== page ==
We all do it!
Preparing, or eating our meals and seeing our beloved hound sitting near us, gazing intently at everything we’re doing. Awwww! They’re so good, not begging or getting under our feet. I know, I’ll give them a treat! Something close to hand, while my hands are still mixing, chopping or cutting. They deserve it for being so good. Don’t they?
10 Foods That Are Bad For Dogs
There are some foods that your dog should never eat. Foods that are great for human health may not be so good for hounds. Dogs metabolize certain foods differently than we do, so biological and chemical reactions occur that can be dangerous to their well-being.
The problem is, you sometimes have to search the labels of products to see what’s in them. First on the list is a substance that is regarded to be the most dangerous to dogs.
Xylitol is a sugar alcohol that is used as a sweetener in many products. It is a popular product for people with Diabetes, who need to consume a low-calorie, low sugar diet. When ingested by dogs it stimulates excessive insulin secretion leading to severe loss of blood sugar, and left untreated, may progress to acute liver failure and death.
Unfortunately, as society is favoring low, or non-sugar products more and more, xylitol and other sweeteners are used increasingly in the manufacture of many food and health items.
Xylitol is known, among other things, to reduce plaque build-up on our teeth. For that reason it is found in many dental care products. Therefore we should never clean our dog’s teeth with human toothpaste.
There are hundreds of xylitol-containing products available. These include baked goods, cookies, desserts, jams, chocolate, nut butters, sugar-free honey, ice cream, breath mints, chewing gum, cough drops, gummy vitamins, dental care products, shampoos, moisturizers, deodorants and much more.
See this comprehensive list to identify numerous products containing xylitol.
It takes very little of this substance (a lot less than other foods toxic to dogs) to cause a potentially devastating health crisis in a dog.
Toxic xylitol dose:
- More than 0.1 g per kg body weight puts your dog at risk for hypoglycemia
- More than 0.5 g per kg body weight puts your dog at risk for liver necrosis
That means if your dog is 15 kg (or 33lb in weight), more than 1.5 grams (or 1/20th of an ounce) of xylitol is highly toxic.
1.5 grams is enough to sit on the very tip of a teaspoon. Less than a ‘pinch’.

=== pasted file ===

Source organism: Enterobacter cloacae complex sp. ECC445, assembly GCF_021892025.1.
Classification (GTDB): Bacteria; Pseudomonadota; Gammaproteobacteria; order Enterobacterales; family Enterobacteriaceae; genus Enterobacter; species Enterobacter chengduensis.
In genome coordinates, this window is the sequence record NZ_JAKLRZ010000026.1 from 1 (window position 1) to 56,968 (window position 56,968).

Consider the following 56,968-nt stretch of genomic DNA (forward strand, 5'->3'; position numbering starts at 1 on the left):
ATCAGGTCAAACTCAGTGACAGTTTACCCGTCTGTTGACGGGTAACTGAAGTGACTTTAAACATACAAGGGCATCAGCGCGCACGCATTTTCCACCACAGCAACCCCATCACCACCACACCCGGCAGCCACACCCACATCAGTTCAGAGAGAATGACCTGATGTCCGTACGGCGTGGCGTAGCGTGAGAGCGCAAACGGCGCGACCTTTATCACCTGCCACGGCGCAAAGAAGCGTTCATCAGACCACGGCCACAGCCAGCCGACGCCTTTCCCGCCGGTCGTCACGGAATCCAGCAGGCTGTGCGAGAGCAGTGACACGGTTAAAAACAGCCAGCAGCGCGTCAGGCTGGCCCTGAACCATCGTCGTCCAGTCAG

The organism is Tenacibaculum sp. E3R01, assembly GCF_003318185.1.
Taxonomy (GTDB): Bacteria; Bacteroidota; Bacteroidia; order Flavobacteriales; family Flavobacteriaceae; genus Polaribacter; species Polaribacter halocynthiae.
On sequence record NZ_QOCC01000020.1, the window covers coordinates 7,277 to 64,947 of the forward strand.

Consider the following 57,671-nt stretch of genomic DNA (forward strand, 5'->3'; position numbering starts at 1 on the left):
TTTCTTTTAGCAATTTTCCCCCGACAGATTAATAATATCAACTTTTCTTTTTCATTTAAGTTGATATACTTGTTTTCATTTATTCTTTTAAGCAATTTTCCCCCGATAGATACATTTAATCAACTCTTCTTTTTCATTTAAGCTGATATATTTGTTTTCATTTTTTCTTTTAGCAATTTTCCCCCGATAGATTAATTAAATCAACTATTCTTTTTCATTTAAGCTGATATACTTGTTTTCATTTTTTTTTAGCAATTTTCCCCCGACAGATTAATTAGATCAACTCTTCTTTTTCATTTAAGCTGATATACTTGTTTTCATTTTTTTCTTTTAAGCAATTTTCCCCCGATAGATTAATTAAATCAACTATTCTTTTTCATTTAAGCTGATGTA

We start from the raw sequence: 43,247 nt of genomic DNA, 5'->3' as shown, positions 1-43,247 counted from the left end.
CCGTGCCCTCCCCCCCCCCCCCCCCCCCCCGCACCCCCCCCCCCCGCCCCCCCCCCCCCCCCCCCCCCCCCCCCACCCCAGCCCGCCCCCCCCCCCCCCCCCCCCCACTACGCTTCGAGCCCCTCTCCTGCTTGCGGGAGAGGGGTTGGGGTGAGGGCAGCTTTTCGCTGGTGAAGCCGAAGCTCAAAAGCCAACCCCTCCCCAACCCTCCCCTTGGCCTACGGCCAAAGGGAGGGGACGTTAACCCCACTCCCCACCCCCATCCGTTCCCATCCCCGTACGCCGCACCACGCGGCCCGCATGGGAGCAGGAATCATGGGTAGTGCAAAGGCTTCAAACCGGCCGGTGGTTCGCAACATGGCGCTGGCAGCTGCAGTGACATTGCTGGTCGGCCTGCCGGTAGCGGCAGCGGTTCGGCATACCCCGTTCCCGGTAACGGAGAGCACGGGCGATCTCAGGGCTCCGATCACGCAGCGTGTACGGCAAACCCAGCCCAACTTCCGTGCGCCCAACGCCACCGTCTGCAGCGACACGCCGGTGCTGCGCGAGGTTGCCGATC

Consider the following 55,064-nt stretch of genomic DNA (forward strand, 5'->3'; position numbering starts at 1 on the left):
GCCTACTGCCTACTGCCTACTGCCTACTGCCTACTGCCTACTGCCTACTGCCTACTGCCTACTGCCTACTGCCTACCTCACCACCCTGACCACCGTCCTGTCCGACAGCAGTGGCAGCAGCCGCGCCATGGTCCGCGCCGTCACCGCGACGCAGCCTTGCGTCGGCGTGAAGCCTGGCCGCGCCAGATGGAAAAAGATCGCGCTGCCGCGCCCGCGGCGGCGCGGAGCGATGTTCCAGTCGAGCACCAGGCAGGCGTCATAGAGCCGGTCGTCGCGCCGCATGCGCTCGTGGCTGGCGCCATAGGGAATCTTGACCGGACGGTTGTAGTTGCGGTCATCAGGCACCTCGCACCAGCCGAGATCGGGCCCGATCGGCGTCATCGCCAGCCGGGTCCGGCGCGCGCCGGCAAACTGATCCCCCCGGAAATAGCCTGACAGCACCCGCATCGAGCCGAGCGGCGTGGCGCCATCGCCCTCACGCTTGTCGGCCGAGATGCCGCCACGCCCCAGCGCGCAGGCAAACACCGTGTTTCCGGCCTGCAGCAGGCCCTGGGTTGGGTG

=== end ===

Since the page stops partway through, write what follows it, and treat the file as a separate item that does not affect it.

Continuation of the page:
Always read ingredient labels before giving any product to your hound. If you suspect your dog has eaten xylitol, get them to a vet as soon as possible. Early symptoms can include vomiting, lethargy, staggering and other problems with coordination.
Chocolate contains two methylxanthines, which are toxic compounds called theobromine and caffeine. These substances are stimulants and are highly toxic to dogs. Dark chocolate has the highest amounts of these elements.
Initial signs of chocolate toxicosis include:
- Excessive thirst
Progressive symptoms include:
- Lack of balance
- Excessive urinating
- Heart arrhythmia’s
Based on ASPCA Animal Poison Control Center (APCC) experience, mild signs occur in animals ingesting 20 mg/kg of theobromine and caffeine, severe signs are seen at 40-50 mg/kg, and seizures occur at 60 mg/kg (ASPCA/APCC Database: Unpublished data).
That means if your dog is 15 kg (or 33lb in weight), more than 300 grams (or 10 ounces) of chocolate is mildly toxic. In the same dog, twice that amount is severely toxic, and three times that amount will cause seizures, and possibly death.
3. Grapes and Raisins
The active toxin in these fruits is still not known. Grapes and raisins in any form, whether fresh or baked into cakes, are known to cause liver and kidney failure in dogs. If your dog is particularly sensitive to these foods, even a small amount can cause continuous vomiting.
Renal injury to dogs caused by grapes, is estimated to be 32g/kg.
That means if your dog is 15 kg (or 33lb in weight), 480 grams (or 17 ounces) is enough to be toxic. Raisins can be a lot less, depending on the dog’s sensitivity.
4. Macadamia Nuts